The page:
Abstract

Using Mikhail Bakhtin’s concept of dialogism, I examine issues of orality and literacy, dialect and formal diction in relationship to identity in three Harlem Renaissance short stories—Dorothy West’s “The Typewriter” and Anita Scott Coleman’s “Cross Crossings Cautiously” and “Three Dogs and a Rabbit.” These stories, written by women within a four-year period, use male voices to interrogate the sanctity of orality and the purported superiority of writing. Protagonists in these stories negotiate the reality of their dual existence, their black culture, their white environment, maneuvering through both worlds and both linguistic approaches. Survivors learn to balance past and present, oral and written cultures, literal and figurative discourses, since denying either category risks sacrificing heritage or political efficacy.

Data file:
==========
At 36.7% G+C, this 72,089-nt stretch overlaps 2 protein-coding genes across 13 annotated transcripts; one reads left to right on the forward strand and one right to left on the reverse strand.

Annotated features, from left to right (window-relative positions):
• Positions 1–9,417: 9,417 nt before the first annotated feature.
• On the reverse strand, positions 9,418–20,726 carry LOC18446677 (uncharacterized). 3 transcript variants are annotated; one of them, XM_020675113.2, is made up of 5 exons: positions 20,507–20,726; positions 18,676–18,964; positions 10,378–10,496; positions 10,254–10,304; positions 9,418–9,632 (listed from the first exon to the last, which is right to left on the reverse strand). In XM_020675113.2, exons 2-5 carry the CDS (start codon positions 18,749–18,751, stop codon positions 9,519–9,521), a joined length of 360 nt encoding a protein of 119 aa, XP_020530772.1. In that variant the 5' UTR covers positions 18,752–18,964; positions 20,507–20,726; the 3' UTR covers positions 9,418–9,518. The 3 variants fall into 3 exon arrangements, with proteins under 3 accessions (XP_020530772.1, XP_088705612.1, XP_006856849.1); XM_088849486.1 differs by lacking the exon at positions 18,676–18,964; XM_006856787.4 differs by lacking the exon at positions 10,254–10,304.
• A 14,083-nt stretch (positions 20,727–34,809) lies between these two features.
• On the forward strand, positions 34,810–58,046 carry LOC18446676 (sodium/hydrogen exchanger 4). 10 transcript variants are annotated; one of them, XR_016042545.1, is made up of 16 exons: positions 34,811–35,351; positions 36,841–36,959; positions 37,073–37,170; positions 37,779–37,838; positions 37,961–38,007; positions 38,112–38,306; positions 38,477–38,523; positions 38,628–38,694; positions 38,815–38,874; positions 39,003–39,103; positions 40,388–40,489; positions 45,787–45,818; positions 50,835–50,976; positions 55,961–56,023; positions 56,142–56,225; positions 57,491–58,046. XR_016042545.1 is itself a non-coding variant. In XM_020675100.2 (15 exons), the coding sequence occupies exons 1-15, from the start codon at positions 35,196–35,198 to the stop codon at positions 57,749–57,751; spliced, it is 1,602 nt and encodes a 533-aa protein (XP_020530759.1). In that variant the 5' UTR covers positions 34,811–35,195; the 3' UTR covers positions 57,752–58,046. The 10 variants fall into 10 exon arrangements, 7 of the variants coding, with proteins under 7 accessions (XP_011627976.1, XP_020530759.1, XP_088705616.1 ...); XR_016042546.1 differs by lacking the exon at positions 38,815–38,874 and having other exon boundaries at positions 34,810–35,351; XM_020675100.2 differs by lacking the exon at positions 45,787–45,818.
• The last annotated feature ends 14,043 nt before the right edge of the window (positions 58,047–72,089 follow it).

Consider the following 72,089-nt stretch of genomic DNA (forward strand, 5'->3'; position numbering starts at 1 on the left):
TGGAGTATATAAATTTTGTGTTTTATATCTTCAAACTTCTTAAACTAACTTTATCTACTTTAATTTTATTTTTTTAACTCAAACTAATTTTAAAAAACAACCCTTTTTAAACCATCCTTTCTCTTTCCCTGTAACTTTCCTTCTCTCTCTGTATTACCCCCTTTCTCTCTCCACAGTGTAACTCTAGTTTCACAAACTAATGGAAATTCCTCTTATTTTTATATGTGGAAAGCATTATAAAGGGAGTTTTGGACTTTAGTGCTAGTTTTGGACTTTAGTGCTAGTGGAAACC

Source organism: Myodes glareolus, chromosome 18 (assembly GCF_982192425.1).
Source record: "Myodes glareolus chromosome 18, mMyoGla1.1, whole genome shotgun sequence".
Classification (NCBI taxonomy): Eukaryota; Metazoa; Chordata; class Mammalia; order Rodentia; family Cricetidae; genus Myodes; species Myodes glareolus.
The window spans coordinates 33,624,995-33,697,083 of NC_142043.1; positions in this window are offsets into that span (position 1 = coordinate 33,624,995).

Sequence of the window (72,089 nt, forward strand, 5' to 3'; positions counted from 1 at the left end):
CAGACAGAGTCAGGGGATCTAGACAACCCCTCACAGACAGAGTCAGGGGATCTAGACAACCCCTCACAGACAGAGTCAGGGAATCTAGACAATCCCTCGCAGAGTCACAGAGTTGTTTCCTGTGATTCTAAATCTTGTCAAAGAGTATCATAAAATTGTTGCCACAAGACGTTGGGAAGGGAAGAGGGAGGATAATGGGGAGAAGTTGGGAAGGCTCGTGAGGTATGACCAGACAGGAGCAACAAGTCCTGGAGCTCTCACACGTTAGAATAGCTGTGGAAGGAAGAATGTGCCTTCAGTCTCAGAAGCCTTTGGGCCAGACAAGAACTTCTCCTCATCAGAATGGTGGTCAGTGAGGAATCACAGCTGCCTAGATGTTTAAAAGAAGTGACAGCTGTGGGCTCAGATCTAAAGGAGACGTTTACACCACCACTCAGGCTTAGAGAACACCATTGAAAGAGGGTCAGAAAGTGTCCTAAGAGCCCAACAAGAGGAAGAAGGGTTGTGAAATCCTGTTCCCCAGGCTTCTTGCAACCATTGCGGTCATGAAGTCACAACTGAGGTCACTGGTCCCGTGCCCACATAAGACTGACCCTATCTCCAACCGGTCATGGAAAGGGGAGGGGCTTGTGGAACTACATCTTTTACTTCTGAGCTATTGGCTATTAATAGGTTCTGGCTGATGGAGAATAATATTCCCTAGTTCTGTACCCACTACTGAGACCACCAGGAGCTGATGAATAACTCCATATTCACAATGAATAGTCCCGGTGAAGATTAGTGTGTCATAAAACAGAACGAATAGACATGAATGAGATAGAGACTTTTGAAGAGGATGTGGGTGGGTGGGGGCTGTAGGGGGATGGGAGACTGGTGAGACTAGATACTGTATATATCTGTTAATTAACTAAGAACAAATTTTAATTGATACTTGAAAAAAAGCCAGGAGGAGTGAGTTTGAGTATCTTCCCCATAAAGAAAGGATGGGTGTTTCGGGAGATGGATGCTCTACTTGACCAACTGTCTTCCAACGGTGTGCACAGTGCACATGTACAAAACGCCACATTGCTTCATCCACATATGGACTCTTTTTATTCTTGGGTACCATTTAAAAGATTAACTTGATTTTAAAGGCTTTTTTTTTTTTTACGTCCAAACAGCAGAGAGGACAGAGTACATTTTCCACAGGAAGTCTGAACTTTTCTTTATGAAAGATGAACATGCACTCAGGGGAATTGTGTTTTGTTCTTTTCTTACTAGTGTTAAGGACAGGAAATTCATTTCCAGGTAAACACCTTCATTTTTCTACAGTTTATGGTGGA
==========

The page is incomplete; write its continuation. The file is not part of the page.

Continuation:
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Additional Information

ISSN
1529-1464
Print ISSN
0022-281X
Pages
pp. 58-76
Launched on MUSE
2014-01-11
Open Access
No
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